Between Creeds and Criticism
It is still not unusual after more than ten years of study on gender theology and related biblical passages to be quoted 1 Timothy 2:12-13 as though it were a trump card to my egalitarianism. In many cases it appears as though they are thinking that maybe (just maybe) I had never considered the passage before. Perhaps the mere quotation of an isolated passage would part the waters of my dark, “liberal” mind.
Despite the reality that the Bible consists of more than 1 Timothy 2:12 alone and that it is not good to have one or two texts control one’s entire theology, I don’t find the text itself or entire passage to be so clearly in favor of gender hierarchy. That is, I do not find that the text itself teaches that only men should be teachers or in authority. Why is this? The following is a brief overview of how I read the passage(s) along with some particulars to note in this controversial discussion.
The Future of “Male Headship” A Response to John Piper
On April 19th, John Piper released a short 10 minute video where he responded to a questioner from the United Kingdom. The questioner asked him about the 'future of male headship' and if it was a 'lost cause.' As can be expected, Piper offered four (one? you'll get it later if you listen to our episode) complementarian reasons why he does not think male headship is a lost cause.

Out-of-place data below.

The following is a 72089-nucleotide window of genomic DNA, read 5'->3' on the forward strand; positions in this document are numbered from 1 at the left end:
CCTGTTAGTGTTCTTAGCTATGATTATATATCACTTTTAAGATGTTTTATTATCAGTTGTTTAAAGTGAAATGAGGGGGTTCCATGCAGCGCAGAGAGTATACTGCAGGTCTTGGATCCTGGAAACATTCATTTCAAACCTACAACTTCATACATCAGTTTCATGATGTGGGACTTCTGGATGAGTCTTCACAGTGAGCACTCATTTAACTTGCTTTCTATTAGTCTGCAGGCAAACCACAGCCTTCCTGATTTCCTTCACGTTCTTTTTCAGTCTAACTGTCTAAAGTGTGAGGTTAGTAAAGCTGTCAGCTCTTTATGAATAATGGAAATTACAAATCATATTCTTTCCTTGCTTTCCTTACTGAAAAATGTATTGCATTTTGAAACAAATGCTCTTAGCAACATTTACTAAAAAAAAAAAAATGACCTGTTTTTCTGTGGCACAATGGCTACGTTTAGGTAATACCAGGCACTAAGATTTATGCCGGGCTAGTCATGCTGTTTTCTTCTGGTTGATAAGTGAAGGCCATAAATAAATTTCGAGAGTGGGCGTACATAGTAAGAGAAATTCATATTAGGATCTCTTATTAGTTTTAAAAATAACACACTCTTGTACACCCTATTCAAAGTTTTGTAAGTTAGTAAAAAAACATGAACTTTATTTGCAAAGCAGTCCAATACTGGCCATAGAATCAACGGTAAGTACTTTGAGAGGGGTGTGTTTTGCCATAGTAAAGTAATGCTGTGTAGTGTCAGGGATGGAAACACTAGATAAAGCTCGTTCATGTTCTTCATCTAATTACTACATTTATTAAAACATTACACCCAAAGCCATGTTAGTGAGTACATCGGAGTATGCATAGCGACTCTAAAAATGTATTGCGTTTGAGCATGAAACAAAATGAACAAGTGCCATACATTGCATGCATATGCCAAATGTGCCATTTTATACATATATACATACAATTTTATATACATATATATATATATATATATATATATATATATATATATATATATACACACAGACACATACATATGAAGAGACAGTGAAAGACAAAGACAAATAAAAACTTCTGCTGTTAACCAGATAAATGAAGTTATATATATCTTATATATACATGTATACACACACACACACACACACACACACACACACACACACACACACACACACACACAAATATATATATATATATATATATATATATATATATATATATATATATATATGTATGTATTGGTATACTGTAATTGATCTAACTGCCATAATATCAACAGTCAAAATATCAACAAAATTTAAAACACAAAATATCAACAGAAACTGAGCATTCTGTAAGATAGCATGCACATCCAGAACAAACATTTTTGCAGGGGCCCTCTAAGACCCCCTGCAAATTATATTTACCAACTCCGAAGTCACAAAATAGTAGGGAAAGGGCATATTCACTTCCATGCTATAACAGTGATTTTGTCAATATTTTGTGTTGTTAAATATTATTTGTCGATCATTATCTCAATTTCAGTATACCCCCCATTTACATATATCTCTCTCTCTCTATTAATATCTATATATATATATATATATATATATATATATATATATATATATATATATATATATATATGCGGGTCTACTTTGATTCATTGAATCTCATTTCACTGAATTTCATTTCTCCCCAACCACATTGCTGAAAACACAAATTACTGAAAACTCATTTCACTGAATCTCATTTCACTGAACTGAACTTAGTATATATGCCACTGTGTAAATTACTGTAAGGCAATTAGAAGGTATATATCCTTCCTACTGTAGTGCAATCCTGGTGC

In order to best examine and critique Piper's comments, we had on our first guest, Dr. Jamin Hübner! Dr. Hübner is Director of Institutional Effectiveness and Associate Professor at John Witherspoon College in Rapid City, South Dakota. Dr. Hübner is a graduate of Dordt College (BA Theology), Reformed Theological Seminary (MA Religion), and the University of South Africa (ThD). He has also blogged at Christians for Biblical Equality.
In the Modern world, sex can largely be described as a type of currency, or even as a type of reality. Pornography is rampant and one needn't search too hard to find it. Personally, having struggled with that for most of my life (including now), it is never hard to find. So sex and sin are often linked together. Of course, this does not begin to describe the New Testament's positive view of sex (c.f. 1 Cor 7:1-16), but it does suggest that a good and holy thing can be corrupted and marred by external influences and forces. Just a note.
So, in Paul (I have to start with my boy Paul!) we have the Greek word πόρνος (pornos). This word is largely defined and understood to concern sexual sinners, regardless of gender or age. One could say this noun describes a "sexually immoral person."
We do not have this word used as often in the New Testament as we would think, but it does occur in some interesting contexts. A large concentration of the noun occurs in 1 Corinthians 5-6 where Paul is discussing the issue of the man who is "having" (ἔχειν) his father's wife. This sort of sexual sin (πορνεία) is not even known amongst the Gentiles (5:1), which suggests that this sort of sexual deviancy was being applauded by the Corinthian church and was particularly debaucherous. Richard Hays states that, "here in 1 Corinthians 5…Paul simply assumes the reality of corporate responsibility." In other words, everyone in the fledgling Corinthian church is responsible for this man's sin.
“[Insert pretentious quote and/or Bible verse]”